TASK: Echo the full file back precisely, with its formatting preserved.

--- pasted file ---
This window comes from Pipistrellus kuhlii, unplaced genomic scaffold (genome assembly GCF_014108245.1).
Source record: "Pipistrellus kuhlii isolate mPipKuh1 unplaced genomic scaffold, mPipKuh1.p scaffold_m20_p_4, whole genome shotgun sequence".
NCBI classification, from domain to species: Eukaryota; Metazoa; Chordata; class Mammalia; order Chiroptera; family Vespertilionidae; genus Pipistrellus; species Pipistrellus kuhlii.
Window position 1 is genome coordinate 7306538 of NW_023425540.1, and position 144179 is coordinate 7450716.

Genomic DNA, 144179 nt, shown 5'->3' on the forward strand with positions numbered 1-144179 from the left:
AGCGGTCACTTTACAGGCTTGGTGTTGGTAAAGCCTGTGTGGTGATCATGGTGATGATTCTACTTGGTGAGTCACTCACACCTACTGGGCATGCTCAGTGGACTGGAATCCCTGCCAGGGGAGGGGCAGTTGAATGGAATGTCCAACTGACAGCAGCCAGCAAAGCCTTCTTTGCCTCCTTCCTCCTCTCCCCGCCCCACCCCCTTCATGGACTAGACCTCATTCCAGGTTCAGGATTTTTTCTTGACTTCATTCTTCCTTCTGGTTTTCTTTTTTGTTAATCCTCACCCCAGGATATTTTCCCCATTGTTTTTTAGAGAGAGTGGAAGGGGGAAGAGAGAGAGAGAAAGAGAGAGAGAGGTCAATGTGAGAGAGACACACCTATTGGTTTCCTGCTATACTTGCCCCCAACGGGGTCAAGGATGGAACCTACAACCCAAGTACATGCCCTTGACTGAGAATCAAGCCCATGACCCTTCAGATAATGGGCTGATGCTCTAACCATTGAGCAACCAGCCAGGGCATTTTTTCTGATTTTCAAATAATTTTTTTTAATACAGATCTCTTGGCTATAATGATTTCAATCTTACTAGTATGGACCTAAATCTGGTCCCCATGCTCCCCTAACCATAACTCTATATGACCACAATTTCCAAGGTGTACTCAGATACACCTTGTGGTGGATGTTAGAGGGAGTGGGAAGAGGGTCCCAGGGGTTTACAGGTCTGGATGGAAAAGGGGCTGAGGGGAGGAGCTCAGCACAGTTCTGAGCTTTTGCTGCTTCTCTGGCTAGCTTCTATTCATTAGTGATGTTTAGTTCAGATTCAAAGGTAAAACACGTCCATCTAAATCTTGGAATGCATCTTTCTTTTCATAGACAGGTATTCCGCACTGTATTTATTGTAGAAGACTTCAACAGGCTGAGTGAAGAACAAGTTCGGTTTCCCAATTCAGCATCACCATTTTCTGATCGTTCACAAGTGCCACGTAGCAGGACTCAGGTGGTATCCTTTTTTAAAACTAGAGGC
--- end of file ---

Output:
This window comes from Pipistrellus kuhlii, unplaced genomic scaffold (genome assembly GCF_014108245.1).
Source record: "Pipistrellus kuhlii isolate mPipKuh1 unplaced genomic scaffold, mPipKuh1.p scaffold_m20_p_4, whole genome shotgun sequence".
NCBI classification, from domain to species: Eukaryota; Metazoa; Chordata; class Mammalia; order Chiroptera; family Vespertilionidae; genus Pipistrellus; species Pipistrellus kuhlii.
Window position 1 is genome coordinate 7306538 of NW_023425540.1, and position 144179 is coordinate 7450716.

Genomic DNA, 144179 nt, shown 5'->3' on the forward strand with positions numbered 1-144179 from the left:
AGCGGTCACTTTACAGGCTTGGTGTTGGTAAAGCCTGTGTGGTGATCATGGTGATGATTCTACTTGGTGAGTCACTCACACCTACTGGGCATGCTCAGTGGACTGGAATCCCTGCCAGGGGAGGGGCAGTTGAATGGAATGTCCAACTGACAGCAGCCAGCAAAGCCTTCTTTGCCTCCTTCCTCCTCTCCCCGCCCCACCCCCTTCATGGACTAGACCTCATTCCAGGTTCAGGATTTTTTCTTGACTTCATTCTTCCTTCTGGTTTTCTTTTTTGTTAATCCTCACCCCAGGATATTTTCCCCATTGTTTTTTAGAGAGAGTGGAAGGGGGAAGAGAGAGAGAGAAAGAGAGAGAGAGGTCAATGTGAGAGAGACACACCTATTGGTTTCCTGCTATACTTGCCCCCAACGGGGTCAAGGATGGAACCTACAACCCAAGTACATGCCCTTGACTGAGAATCAAGCCCATGACCCTTCAGATAATGGGCTGATGCTCTAACCATTGAGCAACCAGCCAGGGCATTTTTTCTGATTTTCAAATAATTTTTTTTAATACAGATCTCTTGGCTATAATGATTTCAATCTTACTAGTATGGACCTAAATCTGGTCCCCATGCTCCCCTAACCATAACTCTATATGACCACAATTTCCAAGGTGTACTCAGATACACCTTGTGGTGGATGTTAGAGGGAGTGGGAAGAGGGTCCCAGGGGTTTACAGGTCTGGATGGAAAAGGGGCTGAGGGGAGGAGCTCAGCACAGTTCTGAGCTTTTGCTGCTTCTCTGGCTAGCTTCTATTCATTAGTGATGTTTAGTTCAGATTCAAAGGTAAAACACGTCCATCTAAATCTTGGAATGCATCTTTCTTTTCATAGACAGGTATTCCGCACTGTATTTATTGTAGAAGACTTCAACAGGCTGAGTGAAGAACAAGTTCGGTTTCCCAATTCAGCATCACCATTTTCTGATCGTTCACAAGTGCCACGTAGCAGGACTCAGGTGGTATCCTTTTTTAAAACTAGAGGC